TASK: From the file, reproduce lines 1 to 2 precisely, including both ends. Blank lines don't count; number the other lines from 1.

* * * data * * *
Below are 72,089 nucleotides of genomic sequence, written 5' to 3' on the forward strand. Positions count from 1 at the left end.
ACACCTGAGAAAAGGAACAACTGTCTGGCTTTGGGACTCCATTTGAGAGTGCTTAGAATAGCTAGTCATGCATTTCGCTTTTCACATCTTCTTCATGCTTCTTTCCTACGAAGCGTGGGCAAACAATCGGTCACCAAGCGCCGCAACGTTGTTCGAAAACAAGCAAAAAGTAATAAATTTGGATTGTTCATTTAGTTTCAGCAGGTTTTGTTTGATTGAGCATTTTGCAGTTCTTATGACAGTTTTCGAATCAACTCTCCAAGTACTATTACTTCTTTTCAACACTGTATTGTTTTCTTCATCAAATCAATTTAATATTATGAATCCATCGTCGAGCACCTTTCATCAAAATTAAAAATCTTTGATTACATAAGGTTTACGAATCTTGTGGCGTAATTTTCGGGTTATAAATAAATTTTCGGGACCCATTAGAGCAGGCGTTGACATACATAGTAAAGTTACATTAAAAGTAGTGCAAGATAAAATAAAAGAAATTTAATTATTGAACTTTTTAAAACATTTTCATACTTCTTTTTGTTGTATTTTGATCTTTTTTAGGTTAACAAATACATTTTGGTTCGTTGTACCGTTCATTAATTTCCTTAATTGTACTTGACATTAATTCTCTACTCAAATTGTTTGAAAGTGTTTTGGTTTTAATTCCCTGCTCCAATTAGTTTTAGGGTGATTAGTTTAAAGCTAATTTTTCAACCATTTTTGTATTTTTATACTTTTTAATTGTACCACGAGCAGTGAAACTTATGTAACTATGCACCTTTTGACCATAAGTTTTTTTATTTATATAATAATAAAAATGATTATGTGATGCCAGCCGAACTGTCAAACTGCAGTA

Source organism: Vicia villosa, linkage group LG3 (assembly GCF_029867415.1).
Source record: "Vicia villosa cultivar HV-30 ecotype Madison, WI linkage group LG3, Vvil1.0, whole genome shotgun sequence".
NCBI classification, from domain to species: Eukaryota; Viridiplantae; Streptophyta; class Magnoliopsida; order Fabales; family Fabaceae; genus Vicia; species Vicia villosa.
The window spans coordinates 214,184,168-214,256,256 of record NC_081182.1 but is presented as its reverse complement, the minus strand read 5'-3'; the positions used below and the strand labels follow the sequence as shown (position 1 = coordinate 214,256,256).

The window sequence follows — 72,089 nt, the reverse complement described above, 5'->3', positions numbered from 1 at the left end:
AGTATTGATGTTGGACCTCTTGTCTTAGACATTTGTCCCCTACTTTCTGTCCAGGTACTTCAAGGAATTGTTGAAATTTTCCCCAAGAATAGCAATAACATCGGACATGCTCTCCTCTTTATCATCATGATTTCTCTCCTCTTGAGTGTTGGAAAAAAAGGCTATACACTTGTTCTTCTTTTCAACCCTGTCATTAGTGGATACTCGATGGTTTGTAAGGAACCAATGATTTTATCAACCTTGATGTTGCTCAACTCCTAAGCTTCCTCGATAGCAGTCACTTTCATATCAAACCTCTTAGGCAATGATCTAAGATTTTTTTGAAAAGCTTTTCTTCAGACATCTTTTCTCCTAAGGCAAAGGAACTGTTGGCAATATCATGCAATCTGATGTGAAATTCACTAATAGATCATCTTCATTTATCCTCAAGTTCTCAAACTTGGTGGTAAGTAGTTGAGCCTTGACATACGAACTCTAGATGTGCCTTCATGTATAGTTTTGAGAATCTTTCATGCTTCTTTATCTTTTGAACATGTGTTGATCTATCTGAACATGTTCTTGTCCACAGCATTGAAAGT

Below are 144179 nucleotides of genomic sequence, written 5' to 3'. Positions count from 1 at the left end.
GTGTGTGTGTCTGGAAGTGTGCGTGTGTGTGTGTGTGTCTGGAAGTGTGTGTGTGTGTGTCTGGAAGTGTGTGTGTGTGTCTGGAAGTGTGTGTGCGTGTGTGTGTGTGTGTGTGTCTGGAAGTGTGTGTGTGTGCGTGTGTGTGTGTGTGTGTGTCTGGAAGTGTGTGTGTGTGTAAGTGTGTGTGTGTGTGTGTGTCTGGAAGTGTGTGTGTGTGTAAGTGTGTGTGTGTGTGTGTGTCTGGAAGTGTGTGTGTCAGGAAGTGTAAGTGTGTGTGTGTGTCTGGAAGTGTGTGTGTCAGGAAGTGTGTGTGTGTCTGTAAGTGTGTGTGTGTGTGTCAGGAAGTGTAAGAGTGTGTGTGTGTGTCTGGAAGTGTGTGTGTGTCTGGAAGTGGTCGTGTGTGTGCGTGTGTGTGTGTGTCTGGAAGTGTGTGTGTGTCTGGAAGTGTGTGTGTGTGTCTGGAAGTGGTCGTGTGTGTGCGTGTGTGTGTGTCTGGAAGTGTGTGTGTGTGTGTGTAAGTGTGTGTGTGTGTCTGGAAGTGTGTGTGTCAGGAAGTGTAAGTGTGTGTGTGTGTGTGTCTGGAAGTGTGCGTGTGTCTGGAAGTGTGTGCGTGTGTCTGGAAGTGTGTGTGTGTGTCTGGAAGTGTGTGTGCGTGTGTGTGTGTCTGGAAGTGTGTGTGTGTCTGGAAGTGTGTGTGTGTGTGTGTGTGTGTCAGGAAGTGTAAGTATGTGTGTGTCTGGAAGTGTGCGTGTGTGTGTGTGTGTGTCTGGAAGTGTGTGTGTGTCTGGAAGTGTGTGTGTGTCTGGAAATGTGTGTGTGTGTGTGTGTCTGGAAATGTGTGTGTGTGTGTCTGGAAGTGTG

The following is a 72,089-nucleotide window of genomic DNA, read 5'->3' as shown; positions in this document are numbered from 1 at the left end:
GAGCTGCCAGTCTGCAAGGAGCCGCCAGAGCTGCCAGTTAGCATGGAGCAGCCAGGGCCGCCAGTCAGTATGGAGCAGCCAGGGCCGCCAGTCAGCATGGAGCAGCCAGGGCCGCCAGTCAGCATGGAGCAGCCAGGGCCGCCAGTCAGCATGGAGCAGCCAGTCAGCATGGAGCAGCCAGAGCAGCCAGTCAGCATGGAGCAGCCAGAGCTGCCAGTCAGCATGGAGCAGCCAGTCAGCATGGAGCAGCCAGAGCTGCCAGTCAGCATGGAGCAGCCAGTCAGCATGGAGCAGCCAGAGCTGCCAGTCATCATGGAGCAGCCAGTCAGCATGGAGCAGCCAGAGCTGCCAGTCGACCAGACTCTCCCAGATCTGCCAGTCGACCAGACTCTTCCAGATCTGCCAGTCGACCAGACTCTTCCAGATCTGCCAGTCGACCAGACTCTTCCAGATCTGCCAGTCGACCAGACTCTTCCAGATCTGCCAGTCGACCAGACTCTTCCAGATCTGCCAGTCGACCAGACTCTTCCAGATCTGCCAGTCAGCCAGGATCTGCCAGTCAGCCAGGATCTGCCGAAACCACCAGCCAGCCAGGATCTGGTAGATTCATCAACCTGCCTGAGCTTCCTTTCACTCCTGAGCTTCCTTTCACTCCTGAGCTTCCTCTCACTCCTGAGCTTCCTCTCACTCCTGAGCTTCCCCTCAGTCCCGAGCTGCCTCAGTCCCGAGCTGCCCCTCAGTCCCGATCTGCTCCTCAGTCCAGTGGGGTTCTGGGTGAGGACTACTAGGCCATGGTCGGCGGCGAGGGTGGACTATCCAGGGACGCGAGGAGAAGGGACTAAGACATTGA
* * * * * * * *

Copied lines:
Below are 72,089 nucleotides of genomic sequence, written 5' to 3' on the forward strand. Positions count from 1 at the left end.
ACACCTGAGAAAAGGAACAACTGTCTGGCTTTGGGACTCCATTTGAGAGTGCTTAGAATAGCTAGTCATGCATTTCGCTTTTCACATCTTCTTCATGCTTCTTTCCTACGAAGCGTGGGCAAACAATCGGTCACCAAGCGCCGCAACGTTGTTCGAAAACAAGCAAAAAGTAATAAATTTGGATTGTTCATTTAGTTTCAGCAGGTTTTGTTTGATTGAGCATTTTGCAGTTCTTATGACAGTTTTCGAATCAACTCTCCAAGTACTATTACTTCTTTTCAACACTGTATTGTTTTCTTCATCAAATCAATTTAATATTATGAATCCATCGTCGAGCACCTTTCATCAAAATTAAAAATCTTTGATTACATAAGGTTTACGAATCTTGTGGCGTAATTTTCGGGTTATAAATAAATTTTCGGGACCCATTAGAGCAGGCGTTGACATACATAGTAAAGTTACATTAAAAGTAGTGCAAGATAAAATAAAAGAAATTTAATTATTGAACTTTTTAAAACATTTTCATACTTCTTTTTGTTGTATTTTGATCTTTTTTAGGTTAACAAATACATTTTGGTTCGTTGTACCGTTCATTAATTTCCTTAATTGTACTTGACATTAATTCTCTACTCAAATTGTTTGAAAGTGTTTTGGTTTTAATTCCCTGCTCCAATTAGTTTTAGGGTGATTAGTTTAAAGCTAATTTTTCAACCATTTTTGTATTTTTATACTTTTTAATTGTACCACGAGCAGTGAAACTTATGTAACTATGCACCTTTTGACCATAAGTTTTTTTATTTATATAATAATAAAAATGATTATGTGATGCCAGCCGAACTGTCAAACTGCAGTA